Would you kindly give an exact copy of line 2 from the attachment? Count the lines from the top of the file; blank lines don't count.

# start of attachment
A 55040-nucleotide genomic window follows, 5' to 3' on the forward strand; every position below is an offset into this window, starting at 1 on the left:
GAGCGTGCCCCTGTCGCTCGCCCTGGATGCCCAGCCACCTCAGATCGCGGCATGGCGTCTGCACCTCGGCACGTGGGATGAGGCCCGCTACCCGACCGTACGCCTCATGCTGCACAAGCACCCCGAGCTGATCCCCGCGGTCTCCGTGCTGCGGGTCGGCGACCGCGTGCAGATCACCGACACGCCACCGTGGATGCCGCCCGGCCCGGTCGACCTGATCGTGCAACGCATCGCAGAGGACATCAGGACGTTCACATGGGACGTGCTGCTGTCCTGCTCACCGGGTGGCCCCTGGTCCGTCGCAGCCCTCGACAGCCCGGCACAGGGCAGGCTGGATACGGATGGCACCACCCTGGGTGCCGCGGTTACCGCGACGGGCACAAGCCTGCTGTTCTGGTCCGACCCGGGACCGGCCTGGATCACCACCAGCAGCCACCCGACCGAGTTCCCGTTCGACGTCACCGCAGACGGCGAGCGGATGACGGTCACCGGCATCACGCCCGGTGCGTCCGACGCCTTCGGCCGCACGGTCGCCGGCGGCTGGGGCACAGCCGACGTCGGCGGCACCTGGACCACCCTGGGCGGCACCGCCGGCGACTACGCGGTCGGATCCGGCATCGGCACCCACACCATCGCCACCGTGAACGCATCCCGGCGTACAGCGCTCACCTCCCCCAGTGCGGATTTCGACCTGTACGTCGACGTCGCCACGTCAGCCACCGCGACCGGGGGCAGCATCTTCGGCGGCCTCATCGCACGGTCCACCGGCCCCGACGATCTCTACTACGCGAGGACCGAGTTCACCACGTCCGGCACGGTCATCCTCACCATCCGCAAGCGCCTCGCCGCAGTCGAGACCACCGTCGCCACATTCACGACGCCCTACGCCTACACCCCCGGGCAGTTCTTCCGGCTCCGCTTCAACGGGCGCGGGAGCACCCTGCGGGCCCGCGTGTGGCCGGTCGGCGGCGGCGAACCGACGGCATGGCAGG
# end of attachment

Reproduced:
GAGCGTGCCCCTGTCGCTCGCCCTGGATGCCCAGCCACCTCAGATCGCGGCATGGCGTCTGCACCTCGGCACGTGGGATGAGGCCCGCTACCCGACCGTACGCCTCATGCTGCACAAGCACCCCGAGCTGATCCCCGCGGTCTCCGTGCTGCGGGTCGGCGACCGCGTGCAGATCACCGACACGCCACCGTGGATGCCGCCCGGCCCGGTCGACCTGATCGTGCAACGCATCGCAGAGGACATCAGGACGTTCACATGGGACGTGCTGCTGTCCTGCTCACCGGGTGGCCCCTGGTCCGTCGCAGCCCTCGACAGCCCGGCACAGGGCAGGCTGGATACGGATGGCACCACCCTGGGTGCCGCGGTTACCGCGACGGGCACAAGCCTGCTGTTCTGGTCCGACCCGGGACCGGCCTGGATCACCACCAGCAGCCACCCGACCGAGTTCCCGTTCGACGTCACCGCAGACGGCGAGCGGATGACGGTCACCGGCATCACGCCCGGTGCGTCCGACGCCTTCGGCCGCACGGTCGCCGGCGGCTGGGGCACAGCCGACGTCGGCGGCACCTGGACCACCCTGGGCGGCACCGCCGGCGACTACGCGGTCGGATCCGGCATCGGCACCCACACCATCGCCACCGTGAACGCATCCCGGCGTACAGCGCTCACCTCCCCCAGTGCGGATTTCGACCTGTACGTCGACGTCGCCACGTCAGCCACCGCGACCGGGGGCAGCATCTTCGGCGGCCTCATCGCACGGTCCACCGGCCCCGACGATCTCTACTACGCGAGGACCGAGTTCACCACGTCCGGCACGGTCATCCTCACCATCCGCAAGCGCCTCGCCGCAGTCGAGACCACCGTCGCCACATTCACGACGCCCTACGCCTACACCCCCGGGCAGTTCTTCCGGCTCCGCTTCAACGGGCGCGGGAGCACCCTGCGGGCCCGCGTGTGGCCGGTCGGCGGCGGCGAACCGACGGCATGGCAGG